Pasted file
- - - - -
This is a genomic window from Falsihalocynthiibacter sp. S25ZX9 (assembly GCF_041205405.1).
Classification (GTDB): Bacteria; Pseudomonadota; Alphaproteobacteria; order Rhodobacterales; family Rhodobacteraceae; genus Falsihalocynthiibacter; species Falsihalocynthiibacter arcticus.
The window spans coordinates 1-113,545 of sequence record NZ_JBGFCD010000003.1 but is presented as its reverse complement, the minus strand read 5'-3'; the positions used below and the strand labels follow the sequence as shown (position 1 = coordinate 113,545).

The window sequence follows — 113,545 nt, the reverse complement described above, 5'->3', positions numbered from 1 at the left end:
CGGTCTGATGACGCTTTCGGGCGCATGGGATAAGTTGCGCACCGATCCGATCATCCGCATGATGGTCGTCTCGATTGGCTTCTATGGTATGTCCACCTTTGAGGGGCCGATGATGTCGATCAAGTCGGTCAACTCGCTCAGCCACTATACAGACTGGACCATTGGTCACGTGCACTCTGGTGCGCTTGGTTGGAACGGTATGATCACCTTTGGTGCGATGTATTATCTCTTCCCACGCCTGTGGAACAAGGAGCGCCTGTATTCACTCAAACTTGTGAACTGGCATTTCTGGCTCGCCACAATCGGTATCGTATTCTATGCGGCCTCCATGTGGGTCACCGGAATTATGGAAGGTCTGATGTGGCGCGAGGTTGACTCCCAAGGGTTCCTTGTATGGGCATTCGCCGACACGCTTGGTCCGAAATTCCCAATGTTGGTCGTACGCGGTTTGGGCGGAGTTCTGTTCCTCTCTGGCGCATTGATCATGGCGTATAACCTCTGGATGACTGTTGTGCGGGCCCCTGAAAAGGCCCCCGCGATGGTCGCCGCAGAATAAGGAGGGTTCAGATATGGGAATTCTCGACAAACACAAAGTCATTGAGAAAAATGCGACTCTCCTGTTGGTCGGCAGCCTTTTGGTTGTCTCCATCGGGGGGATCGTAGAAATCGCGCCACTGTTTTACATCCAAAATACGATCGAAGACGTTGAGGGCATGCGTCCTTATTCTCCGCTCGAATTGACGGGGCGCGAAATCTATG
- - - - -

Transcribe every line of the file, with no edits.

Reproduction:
This is a genomic window from Falsihalocynthiibacter sp. S25ZX9 (assembly GCF_041205405.1).
Classification (GTDB): Bacteria; Pseudomonadota; Alphaproteobacteria; order Rhodobacterales; family Rhodobacteraceae; genus Falsihalocynthiibacter; species Falsihalocynthiibacter arcticus.
The window spans coordinates 1-113,545 of sequence record NZ_JBGFCD010000003.1 but is presented as its reverse complement, the minus strand read 5'-3'; the positions used below and the strand labels follow the sequence as shown (position 1 = coordinate 113,545).

The window sequence follows — 113,545 nt, the reverse complement described above, 5'->3', positions numbered from 1 at the left end:
CGGTCTGATGACGCTTTCGGGCGCATGGGATAAGTTGCGCACCGATCCGATCATCCGCATGATGGTCGTCTCGATTGGCTTCTATGGTATGTCCACCTTTGAGGGGCCGATGATGTCGATCAAGTCGGTCAACTCGCTCAGCCACTATACAGACTGGACCATTGGTCACGTGCACTCTGGTGCGCTTGGTTGGAACGGTATGATCACCTTTGGTGCGATGTATTATCTCTTCCCACGCCTGTGGAACAAGGAGCGCCTGTATTCACTCAAACTTGTGAACTGGCATTTCTGGCTCGCCACAATCGGTATCGTATTCTATGCGGCCTCCATGTGGGTCACCGGAATTATGGAAGGTCTGATGTGGCGCGAGGTTGACTCCCAAGGGTTCCTTGTATGGGCATTCGCCGACACGCTTGGTCCGAAATTCCCAATGTTGGTCGTACGCGGTTTGGGCGGAGTTCTGTTCCTCTCTGGCGCATTGATCATGGCGTATAACCTCTGGATGACTGTTGTGCGGGCCCCTGAAAAGGCCCCCGCGATGGTCGCCGCAGAATAAGGAGGGTTCAGATATGGGAATTCTCGACAAACACAAAGTCATTGAGAAAAATGCGACTCTCCTGTTGGTCGGCAGCCTTTTGGTTGTCTCCATCGGGGGGATCGTAGAAATCGCGCCACTGTTTTACATCCAAAATACGATCGAAGACGTTGAGGGCATGCGTCCTTATTCTCCGCTCGAATTGACGGGGCGCGAAATCTATG